Several capable tools have emerged, negating the unavoidable need to program solutions while also enabling simpler, faster, and more efficient problem-solving. People with demonstrated skills in these tools are sometimes even preferred over programmers with no tool-specific skills. Investing your time in learning these tools would surely add merit to your resume. Cybersecurity is also not restricted to technical roles. Several business roles require the expertise of cybersecurity personnel. Cybersecurity Managers need to monitor the overall operational stability of the security group. Cybersecurity auditors are required to circumscribe the canon within which the company must operate.

Gathering from the above points, having no programming knowledge in no way cripples your opportunity to get into the cybersecurity domain or become a professional for that matter. However, it does weaken your options when creating custom security solutions or exploiting and reverse-analyzing wild malware, which could have helped get you that promotion.

Does Programming even help?

A remaining question might be, "Do I even need to know to program, owing to the previous well-explicated section on why I do not need programming?". The simple answer to that is "Yes," and the driving factor corroborating that claim is the widespread availability of a versatile security workforce. Not everyone needs to be a jack-of-all-trades, but that does help in many situations. Specializing in several components can prove highly valuable within cybersecurity; as mentioned earlier, cybersecurity finds its application in a wide range of domains. Learning to code might seem irrational for a SOC Analyst role at first, but when that coding insight helps to identify what impact a single line of malicious code could have on a network or server, it proves to be of immense worth. The best part? It does not stop there!! You can help build the security architecture of your company. Better still, you could reverse engineer malware and viruses. You could identify why a program is not behaving as intended by just taking a look at its codebase.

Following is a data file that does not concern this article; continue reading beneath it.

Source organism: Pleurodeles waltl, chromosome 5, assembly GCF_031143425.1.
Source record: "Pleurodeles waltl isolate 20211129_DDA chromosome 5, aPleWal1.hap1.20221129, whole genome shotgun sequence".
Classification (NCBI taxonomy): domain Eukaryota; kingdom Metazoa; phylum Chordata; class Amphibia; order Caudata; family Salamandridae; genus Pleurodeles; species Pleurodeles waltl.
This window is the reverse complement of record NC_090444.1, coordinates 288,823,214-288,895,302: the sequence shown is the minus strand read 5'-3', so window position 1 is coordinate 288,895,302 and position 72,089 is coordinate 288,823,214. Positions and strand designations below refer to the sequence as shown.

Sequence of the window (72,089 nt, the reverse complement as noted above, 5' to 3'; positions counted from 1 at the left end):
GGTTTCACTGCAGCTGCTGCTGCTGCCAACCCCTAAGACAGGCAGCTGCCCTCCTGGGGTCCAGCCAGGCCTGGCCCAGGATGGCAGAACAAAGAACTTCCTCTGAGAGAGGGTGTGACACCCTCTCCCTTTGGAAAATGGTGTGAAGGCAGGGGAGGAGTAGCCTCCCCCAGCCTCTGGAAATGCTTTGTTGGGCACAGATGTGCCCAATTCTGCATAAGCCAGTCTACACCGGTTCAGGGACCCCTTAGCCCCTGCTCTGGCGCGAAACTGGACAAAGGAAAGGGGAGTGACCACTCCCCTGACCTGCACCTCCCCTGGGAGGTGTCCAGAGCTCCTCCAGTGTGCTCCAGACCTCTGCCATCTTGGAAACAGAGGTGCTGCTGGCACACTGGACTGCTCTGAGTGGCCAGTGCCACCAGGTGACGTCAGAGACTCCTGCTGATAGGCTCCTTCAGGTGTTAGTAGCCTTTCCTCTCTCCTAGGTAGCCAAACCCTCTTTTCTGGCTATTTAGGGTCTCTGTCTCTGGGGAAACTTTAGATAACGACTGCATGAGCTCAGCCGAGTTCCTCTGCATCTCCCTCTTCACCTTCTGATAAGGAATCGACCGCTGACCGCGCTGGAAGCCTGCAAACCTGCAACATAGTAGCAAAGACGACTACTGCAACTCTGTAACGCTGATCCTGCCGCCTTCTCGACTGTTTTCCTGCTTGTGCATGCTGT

Knowing how to program could help you swivel your way through most malware found in the wild. You could also build a program by yourself to reverse engineer CANbus signals, effectively making a car do what you want. Or you could find vulnerabilities on websites and earn a living by bug hunting. The list goes on. A few programming languages that are quite easy to start with are Python, Javascript, and C/C++.

An important idea to understand is that, after learning to build a house, one can identify the vulnerable points in its infrastructure. That knowledge aids in understanding how it could open up to avenues of destruction or what could go wrong, thereby enabling you to establish a better and more secure house. It is the same in the case of cybersecurity: if you know how to build something, breaking it would be a breeze.


"What does not kill you only makes you stronger!" Written by Friedrich Nietzsche in his book of aphorisms, Twilight of the Idols, this saying holds even in the field of cybersecurity, where anything you learn is only going to make you better. Learn as much as you can, especially programming, no matter if it seems illogical right now. Who knows? It may even help you land your dream job. This article ends here with the hope that it impacted your idea of whether or not you need to learn to code to be a better cybersecurity enthusiast or professional.

References Nietszche, Friedrich. (1990). Twilight of the Idols. Penguin Classics.